Issue 12 launches on September 15. Buy it on all major ebook platforms or subscribe to our Patreon to get the issue early, for as little as $1 per month!
“Old People’s Folly” by Nora Schinnerl (Austria) “The Life Cycle of a Cyber-Bar” by Arthur Liu (China) translated by Nathan Faries (USA) “When a Sleeping Seed Blooms” by Alexandra Seidel (Germany) “Nobel Prize Speech Draft of Paul Winterhoeven, with Personal Notes” by Jane Espenson (USA) “When the Mujna Begins” by Oleg Divov (Russia) translated by Alex Shvartsman (USA)
The latest translation of mine from Russian has been accepted at this wonderful market, which I’ve been trying to crack for a decade. (Clarkesworld was the first magazine I ever submitted a short story to, back in 2010.) Very glad to share this first with Leonid Kaganov, a brilliant and popular writer from St. Petersburg for whom this is his first English language publication!
Last year I was the translator guest of honor at the Flights of Foundry virtual convention, and I delivered this thirty-minute talk on the subject. I’ve given versions of this talk in the past, at the Philadelphia Science Fiction Society and elsewhere, but now it’s available online for anyone who might be interested in such. (It’s completely unedited/unebridged, so pardon the virtual dust.) #SFWAPRO
I’m pleased as punch to announce that I’m one of the winners of the RusTrans translation grant from the University of Exeter. Here are the details, in their own words:
EARLY IN 2020, RUSTRANS RAN A COMPETITION FOR TRANSLATORS OF CONTEMPORARY LITERARY FICTION FROM RUSSIAN TO ENGLISH. WE OFFERED SUPPORT (UP TO THE VALUE OF £1,000 PER PROJECT) TO A TOTAL OF 12 PROJECTS IN ORDER TO HELP THE TRANSLATOR PRODUCE UP TO 10,000 WORDS OF A NEW TRANSLATION. IN RETURN, WE ASKED SUCCESSFUL TRANSLATORS TO UPDATE US OVER THE NEXT TWO YEARS OR SO (UNTIL JUNE 2022) ON THEIR PUBLICATION JOURNEY – THEIR SUCCESSES AND REJECTIONS, READER RESPONSES, EDITORIAL DECISIONS AND SO ON. WELL, WE HAVE OUR WINNERS!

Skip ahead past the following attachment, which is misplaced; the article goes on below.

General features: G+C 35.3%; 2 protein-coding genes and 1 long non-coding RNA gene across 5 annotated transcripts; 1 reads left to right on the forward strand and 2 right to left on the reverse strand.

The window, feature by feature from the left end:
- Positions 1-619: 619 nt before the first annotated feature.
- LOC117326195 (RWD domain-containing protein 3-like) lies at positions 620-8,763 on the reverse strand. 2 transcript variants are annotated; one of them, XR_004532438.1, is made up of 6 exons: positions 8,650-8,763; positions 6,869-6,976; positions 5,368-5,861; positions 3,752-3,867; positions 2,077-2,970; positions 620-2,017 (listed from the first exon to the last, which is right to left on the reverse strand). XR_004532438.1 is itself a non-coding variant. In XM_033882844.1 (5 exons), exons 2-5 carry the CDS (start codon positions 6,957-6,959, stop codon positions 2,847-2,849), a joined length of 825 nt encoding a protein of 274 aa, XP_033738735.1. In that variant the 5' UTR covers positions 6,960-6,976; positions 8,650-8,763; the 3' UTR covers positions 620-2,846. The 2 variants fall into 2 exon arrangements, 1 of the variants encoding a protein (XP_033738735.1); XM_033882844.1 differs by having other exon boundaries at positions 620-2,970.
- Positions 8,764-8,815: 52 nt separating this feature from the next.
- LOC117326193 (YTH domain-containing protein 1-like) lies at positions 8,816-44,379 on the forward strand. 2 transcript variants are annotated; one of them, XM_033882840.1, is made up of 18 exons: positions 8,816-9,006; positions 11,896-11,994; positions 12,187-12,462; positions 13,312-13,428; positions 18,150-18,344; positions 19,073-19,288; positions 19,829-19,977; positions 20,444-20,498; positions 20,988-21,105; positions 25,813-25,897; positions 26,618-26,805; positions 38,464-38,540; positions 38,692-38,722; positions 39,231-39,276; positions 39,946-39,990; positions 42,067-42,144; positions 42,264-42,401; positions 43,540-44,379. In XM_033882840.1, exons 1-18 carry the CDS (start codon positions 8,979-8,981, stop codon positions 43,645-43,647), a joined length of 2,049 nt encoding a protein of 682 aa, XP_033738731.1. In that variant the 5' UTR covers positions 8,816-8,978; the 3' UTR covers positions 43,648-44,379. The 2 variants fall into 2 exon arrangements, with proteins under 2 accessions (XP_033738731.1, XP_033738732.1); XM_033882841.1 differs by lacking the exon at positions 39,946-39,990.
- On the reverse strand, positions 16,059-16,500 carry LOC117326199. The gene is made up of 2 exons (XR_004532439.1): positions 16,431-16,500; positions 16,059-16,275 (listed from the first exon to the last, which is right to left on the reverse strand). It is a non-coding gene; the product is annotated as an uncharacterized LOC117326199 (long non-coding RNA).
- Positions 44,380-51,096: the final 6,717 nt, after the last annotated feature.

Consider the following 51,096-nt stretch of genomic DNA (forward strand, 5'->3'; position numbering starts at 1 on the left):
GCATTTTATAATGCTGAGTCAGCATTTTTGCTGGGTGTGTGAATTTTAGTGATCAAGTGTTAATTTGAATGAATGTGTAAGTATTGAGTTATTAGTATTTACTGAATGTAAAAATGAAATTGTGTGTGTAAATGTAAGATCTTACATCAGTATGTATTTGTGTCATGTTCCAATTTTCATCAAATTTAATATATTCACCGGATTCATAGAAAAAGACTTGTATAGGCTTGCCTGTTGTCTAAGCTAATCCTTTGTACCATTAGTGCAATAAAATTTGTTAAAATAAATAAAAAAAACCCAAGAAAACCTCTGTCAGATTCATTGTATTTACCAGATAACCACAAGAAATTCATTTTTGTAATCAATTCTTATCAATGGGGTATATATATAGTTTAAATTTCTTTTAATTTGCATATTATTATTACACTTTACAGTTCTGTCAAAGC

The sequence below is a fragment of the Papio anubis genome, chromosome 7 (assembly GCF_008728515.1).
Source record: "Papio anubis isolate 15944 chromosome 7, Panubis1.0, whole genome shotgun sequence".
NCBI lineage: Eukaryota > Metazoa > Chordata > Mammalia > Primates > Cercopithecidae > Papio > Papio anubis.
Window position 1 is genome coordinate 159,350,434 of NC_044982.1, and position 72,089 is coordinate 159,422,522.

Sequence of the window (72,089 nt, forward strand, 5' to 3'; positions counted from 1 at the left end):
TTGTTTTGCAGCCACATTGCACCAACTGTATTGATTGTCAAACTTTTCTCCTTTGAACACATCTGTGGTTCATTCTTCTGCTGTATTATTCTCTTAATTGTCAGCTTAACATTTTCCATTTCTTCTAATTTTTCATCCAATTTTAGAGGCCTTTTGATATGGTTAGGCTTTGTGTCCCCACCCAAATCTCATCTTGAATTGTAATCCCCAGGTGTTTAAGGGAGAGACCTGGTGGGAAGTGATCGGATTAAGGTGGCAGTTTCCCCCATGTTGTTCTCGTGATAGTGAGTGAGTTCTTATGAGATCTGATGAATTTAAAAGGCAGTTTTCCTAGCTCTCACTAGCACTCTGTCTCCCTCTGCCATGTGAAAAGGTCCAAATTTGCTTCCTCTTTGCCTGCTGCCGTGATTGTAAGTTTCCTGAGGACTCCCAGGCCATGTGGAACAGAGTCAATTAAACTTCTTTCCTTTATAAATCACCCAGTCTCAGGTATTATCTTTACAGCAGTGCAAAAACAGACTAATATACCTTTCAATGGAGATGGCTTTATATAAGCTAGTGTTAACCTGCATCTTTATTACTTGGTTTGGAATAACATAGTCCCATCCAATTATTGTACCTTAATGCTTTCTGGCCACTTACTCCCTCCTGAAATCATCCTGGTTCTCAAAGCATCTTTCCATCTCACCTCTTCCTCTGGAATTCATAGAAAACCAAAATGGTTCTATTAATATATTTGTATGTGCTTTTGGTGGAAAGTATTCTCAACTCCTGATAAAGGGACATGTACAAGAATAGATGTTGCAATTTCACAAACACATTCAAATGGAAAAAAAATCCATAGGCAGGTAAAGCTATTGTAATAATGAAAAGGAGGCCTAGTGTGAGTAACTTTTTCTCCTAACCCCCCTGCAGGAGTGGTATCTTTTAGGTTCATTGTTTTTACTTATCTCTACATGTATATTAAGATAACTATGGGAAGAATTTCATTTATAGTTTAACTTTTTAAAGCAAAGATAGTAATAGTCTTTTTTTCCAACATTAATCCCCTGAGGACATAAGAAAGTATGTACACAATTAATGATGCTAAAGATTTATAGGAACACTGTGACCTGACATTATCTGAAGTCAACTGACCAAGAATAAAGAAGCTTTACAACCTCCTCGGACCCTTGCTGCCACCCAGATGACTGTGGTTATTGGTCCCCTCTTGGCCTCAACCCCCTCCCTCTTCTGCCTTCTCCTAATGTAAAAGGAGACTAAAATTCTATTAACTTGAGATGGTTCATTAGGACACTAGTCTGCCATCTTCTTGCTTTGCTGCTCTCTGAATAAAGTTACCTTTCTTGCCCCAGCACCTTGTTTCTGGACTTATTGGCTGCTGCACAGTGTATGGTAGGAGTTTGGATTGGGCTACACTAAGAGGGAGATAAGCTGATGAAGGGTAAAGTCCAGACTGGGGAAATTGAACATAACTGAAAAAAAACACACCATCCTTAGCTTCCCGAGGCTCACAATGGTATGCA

As to my project, it will be with the long-time translation collaborator K. A. Teryna. I’ll be translating her novella The Factrory (see book cover, above) which can be best described as an M. C. Escher painting in words and will be seriously difficult to translate. But, that’s how I like ’em! Challenging translations are fun translations.
We’re both thrilled to have our science fiction project included alongside all these other works.
Although I haven’t been focusing on short fiction in recent months, 2019 is already off to a great start with two pro sales this week.
My translation of “The Slave” by Andrej Kokoulin will be published in The Magazine of Fantasy and Science Fiction. “The Slave” won the FantLab contest in Russia, where I was one of the judges. Some readers and participants took issue with the relatively minor amount of fantastical elements in this story (it’s a really good and disturbing mix of magical realism and psychological horror), but I insisted the story fell firmly within the bounds of genre, and the other judges agreed. I suppose nothing vindicates our decision like the English translation of it selling to the magazine whose title is literally F&SF.
My second sale is a science fiction flash story “Gifts of Prometheus” — a throwback to Golden Age sci-fi which also manages to critique golden age SF tropes in a roundabout way — which will appear in Nature Futures. This will be my 12th story published in this excellent magazine.